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Distinct Mitochondrial Pathologies Caused by Mutations of the Proximal Tubular Enzymes EHHADH and GATM

Forst, AL; Reichold, M; Kleta, R; Warth, R; (2021) Distinct Mitochondrial Pathologies Caused by Mutations of the Proximal Tubular Enzymes EHHADH and GATM. Frontiers in Physiology , 12 , Article 715485. 10.3389/fphys.2021.715485. Green open access

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Abstract

The mitochondria of the proximal tubule are essential for providing energy in this nephron segment, whose ATP generation is almost exclusively oxygen dependent. In addition, mitochondria are involved in a variety of metabolic processes and complex signaling networks. Proximal tubular mitochondrial dysfunction can therefore affect renal function in very different ways. Two autosomal dominantly inherited forms of renal Fanconi syndrome illustrate how multifaceted mitochondrial pathology can be: Mutation of EHHADH, an enzyme in fatty acid metabolism, results in decreased ATP synthesis and a consecutive transport defect. In contrast, mutations of GATM, an enzyme in the creatine biosynthetic pathway, leave ATP synthesis unaffected but do lead to mitochondrial protein aggregates, inflammasome activation, and renal fibrosis with progressive renal failure. In this review article, the distinct pathophysiological mechanisms of these two diseases are presented, which are examples of the spectrum of proximal tubular mitochondrial diseases.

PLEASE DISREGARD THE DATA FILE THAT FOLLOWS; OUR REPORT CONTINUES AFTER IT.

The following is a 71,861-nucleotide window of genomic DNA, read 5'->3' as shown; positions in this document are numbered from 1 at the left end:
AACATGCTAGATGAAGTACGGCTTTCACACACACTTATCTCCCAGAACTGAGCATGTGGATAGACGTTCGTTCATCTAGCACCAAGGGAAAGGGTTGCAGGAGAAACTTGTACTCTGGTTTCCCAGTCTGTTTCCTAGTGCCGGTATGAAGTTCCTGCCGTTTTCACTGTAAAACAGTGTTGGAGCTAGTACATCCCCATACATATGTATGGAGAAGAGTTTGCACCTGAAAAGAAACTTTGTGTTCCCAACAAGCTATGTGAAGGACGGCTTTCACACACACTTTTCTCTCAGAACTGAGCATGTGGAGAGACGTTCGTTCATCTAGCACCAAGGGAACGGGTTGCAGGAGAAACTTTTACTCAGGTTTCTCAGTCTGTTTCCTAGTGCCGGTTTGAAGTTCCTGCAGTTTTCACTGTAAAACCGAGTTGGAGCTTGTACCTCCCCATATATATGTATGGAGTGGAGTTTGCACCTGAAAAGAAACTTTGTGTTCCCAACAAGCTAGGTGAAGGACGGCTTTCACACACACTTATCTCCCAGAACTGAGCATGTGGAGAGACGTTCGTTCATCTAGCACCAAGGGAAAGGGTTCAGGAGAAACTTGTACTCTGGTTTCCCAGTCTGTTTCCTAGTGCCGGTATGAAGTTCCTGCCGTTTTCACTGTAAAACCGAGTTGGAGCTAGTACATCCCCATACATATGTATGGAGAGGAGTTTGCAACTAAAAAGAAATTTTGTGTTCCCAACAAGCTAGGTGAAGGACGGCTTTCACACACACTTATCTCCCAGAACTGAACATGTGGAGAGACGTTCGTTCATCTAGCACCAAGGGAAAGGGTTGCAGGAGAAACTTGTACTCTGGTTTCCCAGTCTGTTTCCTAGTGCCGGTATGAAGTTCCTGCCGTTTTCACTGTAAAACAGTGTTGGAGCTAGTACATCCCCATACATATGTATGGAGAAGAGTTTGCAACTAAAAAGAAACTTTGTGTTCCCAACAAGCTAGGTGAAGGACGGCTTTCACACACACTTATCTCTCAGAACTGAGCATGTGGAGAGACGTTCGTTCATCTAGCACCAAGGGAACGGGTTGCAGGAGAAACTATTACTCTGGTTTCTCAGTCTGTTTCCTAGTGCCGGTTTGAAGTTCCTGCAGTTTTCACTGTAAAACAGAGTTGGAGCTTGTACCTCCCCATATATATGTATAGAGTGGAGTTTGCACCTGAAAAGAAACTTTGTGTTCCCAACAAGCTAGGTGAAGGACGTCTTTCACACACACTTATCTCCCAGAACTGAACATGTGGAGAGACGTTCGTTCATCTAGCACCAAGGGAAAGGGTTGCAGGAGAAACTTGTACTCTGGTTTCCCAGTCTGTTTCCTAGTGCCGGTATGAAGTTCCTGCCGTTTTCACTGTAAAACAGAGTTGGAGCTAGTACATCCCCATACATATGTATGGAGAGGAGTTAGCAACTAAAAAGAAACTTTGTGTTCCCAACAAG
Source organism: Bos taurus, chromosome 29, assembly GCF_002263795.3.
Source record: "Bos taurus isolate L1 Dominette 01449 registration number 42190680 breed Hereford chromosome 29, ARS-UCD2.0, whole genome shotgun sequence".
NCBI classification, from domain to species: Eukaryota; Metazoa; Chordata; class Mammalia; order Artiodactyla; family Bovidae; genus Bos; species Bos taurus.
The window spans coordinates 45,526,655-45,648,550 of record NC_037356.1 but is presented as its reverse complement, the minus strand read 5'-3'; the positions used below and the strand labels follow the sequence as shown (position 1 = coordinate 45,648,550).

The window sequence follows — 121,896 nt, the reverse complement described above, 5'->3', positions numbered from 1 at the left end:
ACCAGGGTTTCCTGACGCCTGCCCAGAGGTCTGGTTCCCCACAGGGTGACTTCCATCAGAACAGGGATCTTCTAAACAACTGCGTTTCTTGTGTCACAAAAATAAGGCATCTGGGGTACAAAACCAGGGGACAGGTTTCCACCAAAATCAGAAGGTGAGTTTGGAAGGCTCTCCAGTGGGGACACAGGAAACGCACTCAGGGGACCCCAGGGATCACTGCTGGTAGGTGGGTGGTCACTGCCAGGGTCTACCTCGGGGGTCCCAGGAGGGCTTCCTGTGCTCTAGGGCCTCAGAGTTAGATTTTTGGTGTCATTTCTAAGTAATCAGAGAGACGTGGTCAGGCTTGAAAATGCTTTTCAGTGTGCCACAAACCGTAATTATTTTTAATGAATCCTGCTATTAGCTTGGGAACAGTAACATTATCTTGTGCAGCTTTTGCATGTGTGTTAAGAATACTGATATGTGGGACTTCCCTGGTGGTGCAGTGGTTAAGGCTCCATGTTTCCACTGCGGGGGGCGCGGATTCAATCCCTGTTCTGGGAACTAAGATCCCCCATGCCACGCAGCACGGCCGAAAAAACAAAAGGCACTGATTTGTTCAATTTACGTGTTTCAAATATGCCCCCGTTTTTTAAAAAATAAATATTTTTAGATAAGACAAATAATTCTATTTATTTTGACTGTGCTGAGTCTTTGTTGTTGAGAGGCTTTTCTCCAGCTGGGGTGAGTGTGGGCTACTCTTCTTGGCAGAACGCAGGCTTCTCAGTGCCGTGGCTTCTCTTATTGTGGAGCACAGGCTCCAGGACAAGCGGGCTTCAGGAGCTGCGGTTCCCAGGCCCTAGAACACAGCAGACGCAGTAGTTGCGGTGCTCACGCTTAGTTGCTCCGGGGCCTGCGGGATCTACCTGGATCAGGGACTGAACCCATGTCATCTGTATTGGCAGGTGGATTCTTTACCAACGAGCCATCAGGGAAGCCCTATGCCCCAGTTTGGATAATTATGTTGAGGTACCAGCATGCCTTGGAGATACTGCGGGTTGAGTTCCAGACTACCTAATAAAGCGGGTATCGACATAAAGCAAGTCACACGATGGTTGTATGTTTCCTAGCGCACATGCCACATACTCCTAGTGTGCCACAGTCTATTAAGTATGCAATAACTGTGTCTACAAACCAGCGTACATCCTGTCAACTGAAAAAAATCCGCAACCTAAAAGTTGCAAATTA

Type: Article
Title: Distinct Mitochondrial Pathologies Caused by Mutations of the Proximal Tubular Enzymes EHHADH and GATM
Open access status: An open access version is available from UCL Discovery
DOI: 10.3389/fphys.2021.715485
Publisher version: https://doi.org/10.3389/fphys.2021.715485
Language: English
Additional information: This work is licensed under a Creative Commons Attribution 4.0 International License. The images or other third party material in this article are included in the Creative Commons license, unless indicated otherwise in the credit line; if the material is not included under the Creative Commons license, users will need to obtain permission from the license holder to reproduce the material. To view a copy of this license, visit http://creativecommons.org/licenses/by/4.0/
Keywords: Protein aggregates, autosomal dominant mutation, peroxisome, inflammasome, renal fibrosis, mitochondrial damage associated molecular patterns
UCL classification: UCL
UCL > Provost and Vice Provost Offices > School of Life and Medical Sciences
UCL > Provost and Vice Provost Offices > School of Life and Medical Sciences > Faculty of Medical Sciences
UCL > Provost and Vice Provost Offices > School of Life and Medical Sciences > Faculty of Medical Sciences > Div of Medicine
URI: https://discovery.ucl.ac.uk/id/eprint/10133218
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